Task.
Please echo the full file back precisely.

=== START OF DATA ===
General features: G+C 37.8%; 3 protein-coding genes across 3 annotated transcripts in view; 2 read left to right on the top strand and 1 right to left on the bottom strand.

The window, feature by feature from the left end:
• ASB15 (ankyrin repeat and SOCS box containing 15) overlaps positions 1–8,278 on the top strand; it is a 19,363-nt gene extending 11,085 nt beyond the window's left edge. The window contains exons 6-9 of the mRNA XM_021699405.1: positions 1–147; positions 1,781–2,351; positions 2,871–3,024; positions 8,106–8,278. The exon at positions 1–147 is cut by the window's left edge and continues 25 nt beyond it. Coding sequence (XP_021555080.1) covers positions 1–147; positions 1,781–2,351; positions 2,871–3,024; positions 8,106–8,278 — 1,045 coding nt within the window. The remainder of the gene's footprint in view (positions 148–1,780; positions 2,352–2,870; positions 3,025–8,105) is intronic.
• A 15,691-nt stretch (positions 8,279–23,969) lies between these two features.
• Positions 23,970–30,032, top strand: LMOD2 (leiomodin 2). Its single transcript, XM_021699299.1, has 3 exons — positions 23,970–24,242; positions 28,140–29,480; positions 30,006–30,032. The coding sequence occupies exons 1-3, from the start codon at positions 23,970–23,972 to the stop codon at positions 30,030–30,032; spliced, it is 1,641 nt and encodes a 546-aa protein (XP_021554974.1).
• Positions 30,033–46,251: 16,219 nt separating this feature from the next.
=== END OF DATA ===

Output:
General features: G+C 37.8%; 3 protein-coding genes across 3 annotated transcripts in view; 2 read left to right on the top strand and 1 right to left on the bottom strand.

The window, feature by feature from the left end:
• ASB15 (ankyrin repeat and SOCS box containing 15) overlaps positions 1–8,278 on the top strand; it is a 19,363-nt gene extending 11,085 nt beyond the window's left edge. The window contains exons 6-9 of the mRNA XM_021699405.1: positions 1–147; positions 1,781–2,351; positions 2,871–3,024; positions 8,106–8,278. The exon at positions 1–147 is cut by the window's left edge and continues 25 nt beyond it. Coding sequence (XP_021555080.1) covers positions 1–147; positions 1,781–2,351; positions 2,871–3,024; positions 8,106–8,278 — 1,045 coding nt within the window. The remainder of the gene's footprint in view (positions 148–1,780; positions 2,352–2,870; positions 3,025–8,105) is intronic.
• A 15,691-nt stretch (positions 8,279–23,969) lies between these two features.
• Positions 23,970–30,032, top strand: LMOD2 (leiomodin 2). Its single transcript, XM_021699299.1, has 3 exons — positions 23,970–24,242; positions 28,140–29,480; positions 30,006–30,032. The coding sequence occupies exons 1-3, from the start codon at positions 23,970–23,972 to the stop codon at positions 30,030–30,032; spliced, it is 1,641 nt and encodes a 546-aa protein (XP_021554974.1).
• Positions 30,033–46,251: 16,219 nt separating this feature from the next.